"If you're using (aspartame) in a moderate way and not drinking 30 diet sodas a day, you're probably fine," she continued. "The point is about a healthy palette of eating throughout the day. And what we don't want to do is push people the other way to sugar. As a cardiologist, we talk about limiting added sugar."

Dahut echoed this idea in a statement to NBC News: “We recommend people use (the) report by IARC as a time to reflect on their use of aspartame, but also an opportunity to review their overall dietary intake, including processed meat and alcohol, known carcinogens associated with increased risk of cancer."

Even if you're on the higher end of aspartame consumption, you're still likely only getting about 30 milligrams per kilogram of body weight per day, according to WHO estimates, which is less than the JECFA's maximum of 40 milligrams. And the average person's aspartame consumption is 10 times less than the acceptable daily limit, according to WHO.

Of course, drinking several cans of diet soda isn't recommended, and Hensrud says “that even low-level consumption (of aspartame) over a long period of time may have adverse health effects, but ... the exact level of risk can be difficult to determine, and this uncertainty is where the confusion is.”

Dr. Neil Iyengar, a medical oncologist at the Memorial Sloan Kettering Cancer Center, also told NBC News that people with an increased risk of some cancers due to their genetics may benefit from this information if they want to do everything they can to lower their risk.

“This is information they would want,” he said. 

Is diet soda better than regular soda?

Given that diet soda often contains aspartame, which may increase a person's risk of cancer, is it better to drink regular soda if you're craving a sweet, bubbly beverage?

Unfortunately, there's no a simple answer, as both diet soda and regular soda are "associated with risks,” says Hensrud. 

Adds Schmidt: “It’s important to not draw the conclusion that regular soda is now superior to diet. It’s clear that regular and diet soda are both low in nutrient-density.”

And when weighing potential risks associated with either type, remember that regular, high-calorie soda can increase risk of obesity, which, in turn, increases cancer risk. “We’ve got plenty of research linking obesity and poor diet to cancer risk,” says Schmidt.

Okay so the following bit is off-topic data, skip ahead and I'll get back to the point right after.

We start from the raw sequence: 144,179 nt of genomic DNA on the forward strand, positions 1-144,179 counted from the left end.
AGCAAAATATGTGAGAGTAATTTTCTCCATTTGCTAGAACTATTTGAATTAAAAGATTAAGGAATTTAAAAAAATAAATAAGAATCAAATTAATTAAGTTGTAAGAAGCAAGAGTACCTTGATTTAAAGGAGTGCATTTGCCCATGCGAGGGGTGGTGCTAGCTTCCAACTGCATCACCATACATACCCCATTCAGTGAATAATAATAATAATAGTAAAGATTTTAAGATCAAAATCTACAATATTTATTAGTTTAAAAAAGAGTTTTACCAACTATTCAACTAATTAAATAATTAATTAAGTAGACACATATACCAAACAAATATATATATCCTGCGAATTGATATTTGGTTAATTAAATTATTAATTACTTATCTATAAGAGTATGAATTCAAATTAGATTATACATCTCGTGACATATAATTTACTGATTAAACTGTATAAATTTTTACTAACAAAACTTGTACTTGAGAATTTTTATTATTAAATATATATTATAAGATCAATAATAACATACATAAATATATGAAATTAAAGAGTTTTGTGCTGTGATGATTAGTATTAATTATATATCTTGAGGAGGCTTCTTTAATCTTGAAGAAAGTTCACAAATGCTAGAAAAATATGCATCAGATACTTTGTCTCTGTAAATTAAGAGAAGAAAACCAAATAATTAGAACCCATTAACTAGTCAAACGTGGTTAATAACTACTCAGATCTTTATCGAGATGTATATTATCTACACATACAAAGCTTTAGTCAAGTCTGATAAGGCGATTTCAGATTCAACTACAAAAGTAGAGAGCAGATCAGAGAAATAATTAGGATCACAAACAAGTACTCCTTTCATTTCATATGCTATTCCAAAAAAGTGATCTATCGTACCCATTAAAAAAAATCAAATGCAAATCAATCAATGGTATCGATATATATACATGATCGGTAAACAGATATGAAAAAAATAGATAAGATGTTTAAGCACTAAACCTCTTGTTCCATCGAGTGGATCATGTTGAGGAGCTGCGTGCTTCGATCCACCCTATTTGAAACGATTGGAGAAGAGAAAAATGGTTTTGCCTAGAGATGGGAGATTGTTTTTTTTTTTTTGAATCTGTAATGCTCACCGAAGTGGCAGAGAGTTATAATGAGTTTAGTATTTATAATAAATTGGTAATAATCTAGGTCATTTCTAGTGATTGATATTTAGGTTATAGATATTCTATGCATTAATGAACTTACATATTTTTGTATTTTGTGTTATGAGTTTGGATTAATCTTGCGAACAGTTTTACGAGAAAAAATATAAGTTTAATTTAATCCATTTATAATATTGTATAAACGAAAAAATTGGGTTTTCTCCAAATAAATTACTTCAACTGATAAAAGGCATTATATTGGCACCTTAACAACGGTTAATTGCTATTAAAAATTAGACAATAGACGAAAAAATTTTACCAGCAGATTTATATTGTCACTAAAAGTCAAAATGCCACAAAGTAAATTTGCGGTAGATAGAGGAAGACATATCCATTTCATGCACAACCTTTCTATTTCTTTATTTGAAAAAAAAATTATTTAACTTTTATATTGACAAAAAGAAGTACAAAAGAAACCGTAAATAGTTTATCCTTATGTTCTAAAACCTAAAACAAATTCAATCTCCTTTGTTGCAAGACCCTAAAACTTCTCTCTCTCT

Can diabetics drink diet soda? 

Diet soda is frequently used as a substitute for regular soda by people with Type 2 diabetes because “choosing diet soda can help satisfy your craving for soda without causing a rise in your blood sugar levels,” explains Messer.

Even still, some research shows that “even individuals with Type 2 diabetes need to be cautious and mindful of the amount of diet soda and other diet foods they eat and drink,” says Dr. Uma Naidoo, director of nutritional and lifestyle psychiatry at Massachusetts General Hospital and author of “This Is Your Brain on Food.”

Is diet soda bad for you?

Because the IARC only put aspartame in the “possibly” causes cancer category, and because “there are currently no studies that show that aspartame causes cancer in humans,” says Messer, one’s risk of getting cancer by drinking diet soda remains very low, if it exists at all. Again, neither the JECFA and FDA have changed their guidelines for how much aspartame is safe to consume.

And there may be potential upsides of drinking diet soda to consider for some people. “Replacing sugary beverages with low- or no-calorie drinks can be beneficial for overall health,” says Messer. “They can also be a helpful way for individuals to transition from a high intake of sugar-sweetened sodas to more healthy alternatives.” 

Eventually, that could mean ditching both regular and diet soda altogether and drinking water alone — an ideal you could shoot for, Naidoo says.

“While an occasional diet soda is probably OK, relying on either diet soda or regular soda is likely not a good idea for your overall health,” she says. “It’s important that people don’t panic at this announcement but use this information to make an informed choice about any food or beverages they are consuming that contains aspartame.”